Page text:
In this study, the main clinical presentation was hemiplegia/hemiparesis seen in 100%, with hemiparesis having 54%, and dense hemiplegia was seen in 46% of the patients, as shown in [Figure 2]. Chukwuemeka et al.[17] in Southeastern Nigeria found that the main clinical presentation was hemiparesis/hemiplegia in 70% of the patients. These findings are comparable to the findings of Lal et al.[23] in North Shore University Hospital, USA. They reported that 46% of their patients had hemiplegia. Acharya and Chaturvedi[24] in Nepal reported that 77% of their patients presented with hemiplegia/hemiparesis. It is also close to 49.5% of the hemiplegic cases reported by Masood et al.[25] in Kashmir. The second most common clinical presentation was headache seen in 72 patients (72%), followed by dysphasia seen in 58 patients (58%), followed by vomiting seen in 42 patients (42%), and the least of the clinical presentation was convulsion seen 28 (28%), as shown in [Table 5]. However, several patients had various combinations of the above clinical presentations. This is relatively higher than the findings of Chiewivit et al.[2] as they reported that 21.4% of their patients presented with headache and 11.7% with vomiting and 4.5% with seizure, which also is slightly more than that of Masood et al.,[25] whereby 31% of their patients presented with headache, 23% with vomiting, and only 10% with convulsion. Our findings conform to what was reported by Ojaghihaghighi et al.[9] in Imam Reza Hospital, Tehran, that 51.6% of their patients had headache, 41% presented with vomiting, and 24% presented with seizures. Our findings are also consistent with the findings of Suthar et al.[15] in India, whereby they reported the occurrence of headache as 41%, vomiting as 39%, and seizures as 17%. Lal et al.[23] in the USA also reported that 48% of their patients presented with headache and also 48% presented with vomiting and 10.7% presented with convulsion.{Figure 2}{Table 5}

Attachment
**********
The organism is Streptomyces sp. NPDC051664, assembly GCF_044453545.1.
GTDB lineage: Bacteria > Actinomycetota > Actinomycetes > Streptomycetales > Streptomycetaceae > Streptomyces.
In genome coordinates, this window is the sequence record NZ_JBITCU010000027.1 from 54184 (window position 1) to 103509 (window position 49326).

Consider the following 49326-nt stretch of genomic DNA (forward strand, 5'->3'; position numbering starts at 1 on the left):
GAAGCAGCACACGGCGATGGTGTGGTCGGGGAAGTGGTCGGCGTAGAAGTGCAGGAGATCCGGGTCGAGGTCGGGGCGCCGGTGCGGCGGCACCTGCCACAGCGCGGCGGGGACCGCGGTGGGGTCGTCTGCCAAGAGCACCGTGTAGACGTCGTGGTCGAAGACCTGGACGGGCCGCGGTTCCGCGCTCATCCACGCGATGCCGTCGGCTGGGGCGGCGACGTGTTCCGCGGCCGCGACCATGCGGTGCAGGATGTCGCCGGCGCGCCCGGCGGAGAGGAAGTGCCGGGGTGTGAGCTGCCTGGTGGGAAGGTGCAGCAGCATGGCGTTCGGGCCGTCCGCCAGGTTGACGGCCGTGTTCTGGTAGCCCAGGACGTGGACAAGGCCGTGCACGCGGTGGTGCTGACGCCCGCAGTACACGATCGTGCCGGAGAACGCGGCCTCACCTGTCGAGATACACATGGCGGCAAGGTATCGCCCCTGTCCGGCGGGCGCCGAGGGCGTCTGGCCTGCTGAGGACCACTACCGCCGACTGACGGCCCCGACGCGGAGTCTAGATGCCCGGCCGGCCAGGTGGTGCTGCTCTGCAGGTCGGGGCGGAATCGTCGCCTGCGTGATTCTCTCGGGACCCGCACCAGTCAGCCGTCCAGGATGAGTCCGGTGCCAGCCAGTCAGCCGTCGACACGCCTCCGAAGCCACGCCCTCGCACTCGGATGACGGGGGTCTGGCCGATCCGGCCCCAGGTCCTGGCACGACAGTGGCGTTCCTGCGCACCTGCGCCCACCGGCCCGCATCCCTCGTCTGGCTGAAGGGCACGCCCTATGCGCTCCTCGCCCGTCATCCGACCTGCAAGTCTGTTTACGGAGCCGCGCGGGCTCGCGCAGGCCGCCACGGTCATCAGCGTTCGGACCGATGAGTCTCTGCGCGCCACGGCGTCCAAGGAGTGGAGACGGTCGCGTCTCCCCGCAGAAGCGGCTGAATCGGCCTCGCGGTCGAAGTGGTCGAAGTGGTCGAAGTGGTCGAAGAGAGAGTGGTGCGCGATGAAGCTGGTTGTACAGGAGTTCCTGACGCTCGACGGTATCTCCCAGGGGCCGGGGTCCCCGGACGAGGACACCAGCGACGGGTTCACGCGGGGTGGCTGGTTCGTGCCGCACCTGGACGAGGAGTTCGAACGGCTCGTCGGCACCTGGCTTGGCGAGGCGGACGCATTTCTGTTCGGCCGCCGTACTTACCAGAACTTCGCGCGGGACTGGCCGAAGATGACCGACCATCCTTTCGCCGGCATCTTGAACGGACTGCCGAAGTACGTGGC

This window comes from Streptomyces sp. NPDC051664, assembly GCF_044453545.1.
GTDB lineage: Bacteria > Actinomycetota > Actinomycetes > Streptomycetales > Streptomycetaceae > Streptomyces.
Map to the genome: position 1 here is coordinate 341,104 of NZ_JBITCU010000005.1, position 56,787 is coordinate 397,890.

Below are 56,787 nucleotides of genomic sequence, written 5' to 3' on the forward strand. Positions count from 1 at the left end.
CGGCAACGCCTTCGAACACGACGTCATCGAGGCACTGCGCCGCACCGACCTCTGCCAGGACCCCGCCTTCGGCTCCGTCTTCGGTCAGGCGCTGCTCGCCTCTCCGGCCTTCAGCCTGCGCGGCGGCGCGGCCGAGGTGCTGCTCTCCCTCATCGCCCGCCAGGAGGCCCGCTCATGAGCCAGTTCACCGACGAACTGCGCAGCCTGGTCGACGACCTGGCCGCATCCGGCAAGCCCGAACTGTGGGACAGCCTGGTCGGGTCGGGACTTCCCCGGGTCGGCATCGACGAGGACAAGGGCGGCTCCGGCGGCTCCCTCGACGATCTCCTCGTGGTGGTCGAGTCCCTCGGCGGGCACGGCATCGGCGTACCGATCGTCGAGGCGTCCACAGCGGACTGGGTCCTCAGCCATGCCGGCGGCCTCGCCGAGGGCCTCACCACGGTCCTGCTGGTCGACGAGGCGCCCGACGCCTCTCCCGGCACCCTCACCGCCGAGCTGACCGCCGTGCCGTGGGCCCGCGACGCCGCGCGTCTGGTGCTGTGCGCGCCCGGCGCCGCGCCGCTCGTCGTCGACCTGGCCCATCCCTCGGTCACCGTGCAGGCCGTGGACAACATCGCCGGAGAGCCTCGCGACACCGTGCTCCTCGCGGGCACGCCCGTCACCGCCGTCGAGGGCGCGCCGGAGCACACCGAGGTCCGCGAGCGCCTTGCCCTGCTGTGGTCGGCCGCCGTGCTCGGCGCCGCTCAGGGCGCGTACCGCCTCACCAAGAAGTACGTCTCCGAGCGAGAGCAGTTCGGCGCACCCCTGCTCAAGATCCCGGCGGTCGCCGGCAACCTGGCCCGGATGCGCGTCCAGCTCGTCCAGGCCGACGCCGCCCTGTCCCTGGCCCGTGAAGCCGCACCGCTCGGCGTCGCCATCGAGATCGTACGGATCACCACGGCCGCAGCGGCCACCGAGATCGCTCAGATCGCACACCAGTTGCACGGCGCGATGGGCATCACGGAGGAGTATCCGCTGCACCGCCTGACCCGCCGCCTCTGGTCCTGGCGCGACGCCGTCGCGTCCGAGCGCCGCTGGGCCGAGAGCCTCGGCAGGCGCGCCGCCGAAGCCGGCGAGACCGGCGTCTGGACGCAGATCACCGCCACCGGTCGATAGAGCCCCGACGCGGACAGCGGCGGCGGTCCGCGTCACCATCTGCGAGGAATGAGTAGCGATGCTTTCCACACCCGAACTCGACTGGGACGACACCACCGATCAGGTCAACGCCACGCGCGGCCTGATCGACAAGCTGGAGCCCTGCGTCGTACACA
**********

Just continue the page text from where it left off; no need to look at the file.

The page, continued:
It is an important indicator of the outcome of the patients. In this study, 46.46% of the patients were unconscious at presentation as seen in [Figure 3]. This conforms to the findings of Masood et al.[25] in Kashmir, as they reported that 47% of their patients were unconscious at presentation and Okokhere et al.[18] in South-South Nigeria, whereby 75% of their unconscious patients died. While Owolabi and Nagoda reported 56% mortality among the unconscious patients with GCS of <8 in their study and was found to be an independent predictor of mortality in stroke patients. In addition, it is directly related to the severity of the neurological damage. Fiesch et al.[26] in Rome, Italy, reported that two-thirds of the comatose patients died within the 30-day period. Similarly, Lal et al.[23] in the USA showed that 61.5% of their patients were unconscious at presentation which is above our findings likely that was the explanation behind their reported high mortality of 55%. Chiewivit et al.[2] in Bangkok reported that 33% of their patients were unconscious at presentation.{Figure 3}